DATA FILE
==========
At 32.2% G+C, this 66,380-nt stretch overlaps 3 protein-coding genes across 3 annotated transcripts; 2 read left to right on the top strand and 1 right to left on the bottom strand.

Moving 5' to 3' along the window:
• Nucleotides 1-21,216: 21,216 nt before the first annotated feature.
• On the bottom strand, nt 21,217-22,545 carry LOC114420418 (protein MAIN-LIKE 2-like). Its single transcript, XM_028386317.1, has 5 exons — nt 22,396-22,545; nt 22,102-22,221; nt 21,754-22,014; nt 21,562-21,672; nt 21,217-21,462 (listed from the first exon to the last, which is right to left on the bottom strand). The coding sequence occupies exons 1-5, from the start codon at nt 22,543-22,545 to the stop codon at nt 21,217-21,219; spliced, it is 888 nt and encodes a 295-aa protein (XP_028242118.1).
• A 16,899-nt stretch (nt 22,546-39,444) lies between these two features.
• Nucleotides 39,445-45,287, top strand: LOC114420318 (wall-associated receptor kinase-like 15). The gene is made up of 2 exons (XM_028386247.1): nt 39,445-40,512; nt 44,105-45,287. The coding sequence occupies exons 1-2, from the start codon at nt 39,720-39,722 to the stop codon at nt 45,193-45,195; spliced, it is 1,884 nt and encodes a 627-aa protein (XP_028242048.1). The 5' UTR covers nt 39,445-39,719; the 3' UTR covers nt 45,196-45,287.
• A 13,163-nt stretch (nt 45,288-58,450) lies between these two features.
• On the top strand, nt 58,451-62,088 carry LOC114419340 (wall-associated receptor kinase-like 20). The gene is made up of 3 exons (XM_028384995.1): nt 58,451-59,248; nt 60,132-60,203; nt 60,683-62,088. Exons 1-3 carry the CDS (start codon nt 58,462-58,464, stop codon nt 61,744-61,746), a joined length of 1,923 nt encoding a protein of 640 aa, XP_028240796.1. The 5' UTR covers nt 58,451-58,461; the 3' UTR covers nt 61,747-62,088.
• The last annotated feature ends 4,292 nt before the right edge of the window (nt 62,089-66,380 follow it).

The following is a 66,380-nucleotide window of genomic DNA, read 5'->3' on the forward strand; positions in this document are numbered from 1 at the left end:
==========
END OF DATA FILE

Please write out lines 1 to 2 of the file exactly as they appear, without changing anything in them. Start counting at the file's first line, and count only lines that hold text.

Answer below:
At 32.2% G+C, this 66,380-nt stretch overlaps 3 protein-coding genes across 3 annotated transcripts; 2 read left to right on the top strand and 1 right to left on the bottom strand.

Moving 5' to 3' along the window: